2000AD #1855 Review


2000-AD-LOGOAnother week brings us another copy of 2000AD. In 2000AD #1855 there is the usual line-up of late with Judge Dredd, Brass Sun, Flesh, Aquila and Damnation Station, so let’s take a closer look through.

First up is Judge Dredd. This week starts a new story penned by T.C Elington. It’s good, but its a very slow opener that only gets 2000AD_1855going in the latter half. Karl Richardson’s art, however, at least ensures its a beautiful slow issue to read – although I can’t help but not understand why a futuristic charity would look very, very 21st century… show me hover tents or something cool!

Next up is Brass Sun. This issue may surprise some as, quite frankly, Ian Edginton knocks it out of the ball park. This quick flick hits all the right areas with a very creepy setting. The librarian is a fantastic character, while the dialogue and reactions from the main trio highlights each of their personalities in a ‘less is more’ approach. It doesn’t overload the reader, letting Inj Culbard’s art do the talking, which really captures the slightly disturbing atmosphere of this week’s Brass Sun,

This is followed by Flesh, where Pat Mills returns to delving into a complicated plot and setting. It is readable, although readers may feel there’s plenty they should know, or the title simply expects of them. However, James McKays sketchy black and white artwork at least makes it an interesting title to read through. Also, this week’s sample has a lot of dinosaurs.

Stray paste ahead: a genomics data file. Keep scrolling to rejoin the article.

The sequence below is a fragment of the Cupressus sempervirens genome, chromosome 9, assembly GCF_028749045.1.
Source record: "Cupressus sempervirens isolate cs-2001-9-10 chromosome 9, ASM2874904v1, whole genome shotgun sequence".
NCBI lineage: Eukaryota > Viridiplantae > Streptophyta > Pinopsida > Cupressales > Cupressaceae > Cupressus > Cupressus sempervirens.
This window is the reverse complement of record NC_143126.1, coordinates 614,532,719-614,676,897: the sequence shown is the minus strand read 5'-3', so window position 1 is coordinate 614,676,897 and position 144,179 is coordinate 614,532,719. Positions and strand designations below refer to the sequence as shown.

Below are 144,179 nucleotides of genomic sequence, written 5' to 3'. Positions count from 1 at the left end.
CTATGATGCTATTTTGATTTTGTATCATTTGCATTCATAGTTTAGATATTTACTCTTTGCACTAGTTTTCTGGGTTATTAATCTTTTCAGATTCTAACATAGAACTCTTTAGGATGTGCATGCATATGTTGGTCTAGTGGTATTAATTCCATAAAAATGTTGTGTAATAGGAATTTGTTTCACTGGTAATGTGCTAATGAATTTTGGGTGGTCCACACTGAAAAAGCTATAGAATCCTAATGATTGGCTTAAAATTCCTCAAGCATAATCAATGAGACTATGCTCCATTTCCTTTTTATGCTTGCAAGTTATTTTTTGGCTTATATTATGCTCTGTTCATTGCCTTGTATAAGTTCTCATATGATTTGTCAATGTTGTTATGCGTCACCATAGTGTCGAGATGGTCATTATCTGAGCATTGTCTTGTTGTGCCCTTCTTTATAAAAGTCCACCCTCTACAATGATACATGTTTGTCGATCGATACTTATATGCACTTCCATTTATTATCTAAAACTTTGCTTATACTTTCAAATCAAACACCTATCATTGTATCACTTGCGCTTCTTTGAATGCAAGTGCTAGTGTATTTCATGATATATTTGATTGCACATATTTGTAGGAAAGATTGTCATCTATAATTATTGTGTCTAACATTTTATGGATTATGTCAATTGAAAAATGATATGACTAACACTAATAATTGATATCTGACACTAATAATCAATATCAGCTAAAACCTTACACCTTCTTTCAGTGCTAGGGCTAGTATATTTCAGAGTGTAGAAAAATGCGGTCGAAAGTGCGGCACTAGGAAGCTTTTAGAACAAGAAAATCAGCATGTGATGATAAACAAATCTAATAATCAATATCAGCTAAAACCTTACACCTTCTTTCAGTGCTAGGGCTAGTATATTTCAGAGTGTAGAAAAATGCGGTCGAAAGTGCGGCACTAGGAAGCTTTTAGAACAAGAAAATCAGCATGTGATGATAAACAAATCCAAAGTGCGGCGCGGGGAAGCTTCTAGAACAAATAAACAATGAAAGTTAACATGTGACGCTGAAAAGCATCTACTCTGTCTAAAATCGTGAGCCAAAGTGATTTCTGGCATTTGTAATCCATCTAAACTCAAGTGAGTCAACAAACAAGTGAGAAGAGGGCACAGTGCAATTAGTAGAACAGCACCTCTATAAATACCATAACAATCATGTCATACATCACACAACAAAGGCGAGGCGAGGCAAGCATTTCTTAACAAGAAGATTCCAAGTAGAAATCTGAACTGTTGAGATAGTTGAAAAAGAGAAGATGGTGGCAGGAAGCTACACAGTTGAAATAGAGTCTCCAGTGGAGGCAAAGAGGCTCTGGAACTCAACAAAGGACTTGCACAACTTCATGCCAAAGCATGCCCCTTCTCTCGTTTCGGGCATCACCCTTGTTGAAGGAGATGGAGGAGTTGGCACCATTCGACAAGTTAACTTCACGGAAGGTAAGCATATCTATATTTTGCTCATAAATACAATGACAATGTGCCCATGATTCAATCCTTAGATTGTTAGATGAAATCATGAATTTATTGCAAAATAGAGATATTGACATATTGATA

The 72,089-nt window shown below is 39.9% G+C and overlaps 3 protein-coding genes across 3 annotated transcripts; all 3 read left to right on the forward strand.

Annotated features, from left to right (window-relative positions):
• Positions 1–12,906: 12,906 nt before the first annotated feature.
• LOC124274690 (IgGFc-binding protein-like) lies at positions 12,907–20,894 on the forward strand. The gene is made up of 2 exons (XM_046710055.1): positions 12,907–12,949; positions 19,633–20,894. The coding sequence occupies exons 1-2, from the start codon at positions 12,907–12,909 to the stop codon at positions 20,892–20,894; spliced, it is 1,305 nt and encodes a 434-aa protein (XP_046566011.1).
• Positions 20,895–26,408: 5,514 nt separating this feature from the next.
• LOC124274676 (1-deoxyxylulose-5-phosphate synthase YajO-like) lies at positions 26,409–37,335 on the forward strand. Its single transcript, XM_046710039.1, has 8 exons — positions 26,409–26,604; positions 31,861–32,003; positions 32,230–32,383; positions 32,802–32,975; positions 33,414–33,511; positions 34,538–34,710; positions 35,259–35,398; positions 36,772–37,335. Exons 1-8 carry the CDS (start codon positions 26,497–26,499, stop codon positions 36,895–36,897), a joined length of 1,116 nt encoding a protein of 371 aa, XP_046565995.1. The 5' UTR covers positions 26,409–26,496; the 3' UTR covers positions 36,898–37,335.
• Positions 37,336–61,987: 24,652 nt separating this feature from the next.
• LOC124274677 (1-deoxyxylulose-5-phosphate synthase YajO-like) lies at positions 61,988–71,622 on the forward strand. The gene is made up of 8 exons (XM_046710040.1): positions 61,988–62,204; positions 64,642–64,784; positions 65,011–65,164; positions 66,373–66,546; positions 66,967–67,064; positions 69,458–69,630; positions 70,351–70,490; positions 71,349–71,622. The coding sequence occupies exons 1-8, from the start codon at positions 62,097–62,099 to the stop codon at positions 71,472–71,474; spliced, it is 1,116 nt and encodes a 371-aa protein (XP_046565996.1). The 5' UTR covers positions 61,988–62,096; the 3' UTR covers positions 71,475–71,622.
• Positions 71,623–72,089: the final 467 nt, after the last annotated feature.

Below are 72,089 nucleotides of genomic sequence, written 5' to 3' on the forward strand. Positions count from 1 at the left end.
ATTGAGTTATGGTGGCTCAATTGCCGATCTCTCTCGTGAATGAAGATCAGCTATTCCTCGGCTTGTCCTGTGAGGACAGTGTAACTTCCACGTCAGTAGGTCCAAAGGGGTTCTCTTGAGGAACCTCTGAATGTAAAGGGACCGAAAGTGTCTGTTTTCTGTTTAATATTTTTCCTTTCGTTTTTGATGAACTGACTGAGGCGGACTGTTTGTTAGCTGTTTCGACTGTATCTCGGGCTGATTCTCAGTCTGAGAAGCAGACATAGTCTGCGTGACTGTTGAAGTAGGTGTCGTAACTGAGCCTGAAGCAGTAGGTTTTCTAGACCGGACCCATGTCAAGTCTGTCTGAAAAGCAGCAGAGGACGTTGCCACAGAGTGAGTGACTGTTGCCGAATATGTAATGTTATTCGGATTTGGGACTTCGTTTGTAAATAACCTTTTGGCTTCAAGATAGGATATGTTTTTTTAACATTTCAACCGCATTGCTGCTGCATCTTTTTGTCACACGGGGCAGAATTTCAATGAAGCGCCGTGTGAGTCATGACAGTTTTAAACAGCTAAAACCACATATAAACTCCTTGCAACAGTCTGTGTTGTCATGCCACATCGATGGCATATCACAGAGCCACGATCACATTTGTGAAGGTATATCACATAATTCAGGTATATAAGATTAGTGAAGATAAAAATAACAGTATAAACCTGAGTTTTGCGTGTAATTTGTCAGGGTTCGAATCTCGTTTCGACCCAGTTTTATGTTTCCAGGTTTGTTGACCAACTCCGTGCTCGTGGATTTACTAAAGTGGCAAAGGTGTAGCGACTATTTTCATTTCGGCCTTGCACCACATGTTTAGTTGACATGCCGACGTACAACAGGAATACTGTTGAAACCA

After this comes Aquila. This week starts with a somewhat cold opening, breaking up the linear narrative to play with time. This certainly benefits the title in some areas, as ‘the hero starts beating guys up’ would get dull pretty fast, but it also feels as if Gordon Rennie skips over opportunities. Nonetheless, its gathers plenty of interest and momentum by the end with Patrick Goddard’s art (with Gary Caldwell’s colors) doing plenty by itself.

Finally, we have Damnation Station. As usual, this is simply beautiful thanks to the vibrant hues of Mark Harrison. Al Ewings script, however, could stand up better. It’s engaging, but deals with a cast that most readers arguably aren’t attached to yet and a general ‘big reveal’ that is teased constantly without offering anything new.



S#!T Talking Central